Tuesday 15 June 2021 1:19 pm

Troubled hospitality operators face rent debt pile of £5bn and business rates payments

Troubled hospitality operators are facing billions of pounds in rent debt and business rates payments after the Government decided not to extend financial support measures.

Trade groups have called for an extension to the rent moratorium, business rates holiday and furlough support after the Prime Minister said that the further easing of lockdown restrictions will be pushed back four weeks.

Hospitality, retail and leisure operators have benefited from a rent moratorium stopping property owners from launching action against their tenants to force them to hand over rent or push them towards insolvency.

However, the current moratorium is due to end June and the Treasury has said it will not extend this despite the decision to delay the fourth phase of the road map out of restrictions.

Nightclubs will continue to remain shut until at least 19 July while other operators will continue to see trading constrained by pandemic measures.

Nevertheless, their landlords will now be able to pursue legal action from the start of July to reclaim owed rent payments.

Debt pile

Last week, the chief executives of trade groups UKHospitality and British Retail Consortium (BRC) told MPs both sectors had accrued a combined £5bn in rent debt following the pandemic.

Data for the first quarter of 2021 has revealed that only 74% of rent was collected by landlords 60 days after the end of the period after tenants were battered by the pandemic.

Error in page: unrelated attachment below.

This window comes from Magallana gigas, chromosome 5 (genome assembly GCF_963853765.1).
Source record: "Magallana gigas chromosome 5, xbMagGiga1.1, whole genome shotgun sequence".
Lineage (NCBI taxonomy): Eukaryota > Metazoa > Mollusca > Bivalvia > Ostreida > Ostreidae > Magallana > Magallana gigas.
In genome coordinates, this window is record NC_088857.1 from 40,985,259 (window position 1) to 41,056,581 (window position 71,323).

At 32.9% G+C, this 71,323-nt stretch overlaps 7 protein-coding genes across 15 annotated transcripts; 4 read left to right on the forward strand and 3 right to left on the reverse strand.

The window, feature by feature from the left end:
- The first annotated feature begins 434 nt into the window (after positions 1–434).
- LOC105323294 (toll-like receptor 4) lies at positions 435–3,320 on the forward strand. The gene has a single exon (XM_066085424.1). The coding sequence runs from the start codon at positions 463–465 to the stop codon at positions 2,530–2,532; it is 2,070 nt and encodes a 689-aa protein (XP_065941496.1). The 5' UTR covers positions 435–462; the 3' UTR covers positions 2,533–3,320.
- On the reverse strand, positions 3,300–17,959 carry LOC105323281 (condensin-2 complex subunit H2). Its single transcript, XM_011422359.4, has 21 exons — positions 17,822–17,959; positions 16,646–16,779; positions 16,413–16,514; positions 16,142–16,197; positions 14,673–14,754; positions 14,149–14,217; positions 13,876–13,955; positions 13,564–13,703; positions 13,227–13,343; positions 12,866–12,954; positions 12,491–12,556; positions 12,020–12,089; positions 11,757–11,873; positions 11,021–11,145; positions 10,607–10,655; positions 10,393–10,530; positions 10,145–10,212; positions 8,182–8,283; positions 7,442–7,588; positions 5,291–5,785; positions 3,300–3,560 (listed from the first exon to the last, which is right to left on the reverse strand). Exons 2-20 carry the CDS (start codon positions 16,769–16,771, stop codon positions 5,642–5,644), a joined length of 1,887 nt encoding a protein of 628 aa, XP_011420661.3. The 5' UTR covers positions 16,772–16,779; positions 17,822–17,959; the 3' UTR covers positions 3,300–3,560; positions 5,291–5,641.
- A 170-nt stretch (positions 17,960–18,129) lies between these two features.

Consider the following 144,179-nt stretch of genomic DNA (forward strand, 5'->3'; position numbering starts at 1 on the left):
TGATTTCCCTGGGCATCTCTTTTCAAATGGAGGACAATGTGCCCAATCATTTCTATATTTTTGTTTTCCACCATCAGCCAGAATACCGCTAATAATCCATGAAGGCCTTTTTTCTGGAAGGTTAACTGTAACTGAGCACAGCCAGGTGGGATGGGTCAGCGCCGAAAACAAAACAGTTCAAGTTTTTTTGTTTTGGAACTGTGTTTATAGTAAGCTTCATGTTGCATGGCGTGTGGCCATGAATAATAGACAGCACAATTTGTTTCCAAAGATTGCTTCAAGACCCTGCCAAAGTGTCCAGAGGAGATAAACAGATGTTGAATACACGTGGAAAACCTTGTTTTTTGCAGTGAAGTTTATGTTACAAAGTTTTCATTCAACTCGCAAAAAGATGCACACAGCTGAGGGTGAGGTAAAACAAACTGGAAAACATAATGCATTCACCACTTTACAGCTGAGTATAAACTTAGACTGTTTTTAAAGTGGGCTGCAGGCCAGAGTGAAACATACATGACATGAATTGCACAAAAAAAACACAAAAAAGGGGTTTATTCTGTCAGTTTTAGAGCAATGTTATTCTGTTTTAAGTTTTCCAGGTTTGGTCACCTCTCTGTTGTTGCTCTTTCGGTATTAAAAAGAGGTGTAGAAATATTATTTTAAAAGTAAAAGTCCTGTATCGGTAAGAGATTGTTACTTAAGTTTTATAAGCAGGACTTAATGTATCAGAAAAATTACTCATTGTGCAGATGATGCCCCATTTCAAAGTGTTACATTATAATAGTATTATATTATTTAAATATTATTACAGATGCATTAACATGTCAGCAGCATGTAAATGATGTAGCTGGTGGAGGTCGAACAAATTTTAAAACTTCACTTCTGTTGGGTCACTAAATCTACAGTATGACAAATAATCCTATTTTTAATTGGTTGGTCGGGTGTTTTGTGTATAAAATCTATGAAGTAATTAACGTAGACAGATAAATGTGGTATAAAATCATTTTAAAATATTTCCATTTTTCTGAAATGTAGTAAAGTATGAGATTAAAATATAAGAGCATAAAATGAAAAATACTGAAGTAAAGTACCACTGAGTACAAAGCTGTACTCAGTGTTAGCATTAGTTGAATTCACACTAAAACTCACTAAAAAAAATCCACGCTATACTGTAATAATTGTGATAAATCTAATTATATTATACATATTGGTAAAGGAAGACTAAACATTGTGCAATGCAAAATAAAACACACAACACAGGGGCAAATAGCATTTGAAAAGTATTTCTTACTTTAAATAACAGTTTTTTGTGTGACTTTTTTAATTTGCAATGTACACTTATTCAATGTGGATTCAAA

Hospitality, leisure and retail operators have also benefited from a business rates holiday since the start of the pandemic.

However, this is set to change to a 66% discount with a £2 million cap from the start of this month.

According to analysis of official Government data by real estate adviser Altus Group, pubs restaurants and nightclubs in England will return to around £1 billion in rent liabilities from July for the next nine months, although many are likely to benefit from the discount.

Robert Hayton, UK president of Altus Group, said leisure and hospitality firms will need more support, which nightclubs in a particularly precarious situation.

He said: “The deviation from the road map means Covid support, particularly rates relief, should be revisited as the largest operators will essentially be returned to normal level of business rates in just over two weeks’ time with the cap on help.”

He added: “1,167 night clubs have been unable to open their doors since the onset of the pandemic and the right to appeal citing the pandemic is retrospectively being removed which is just wrong.”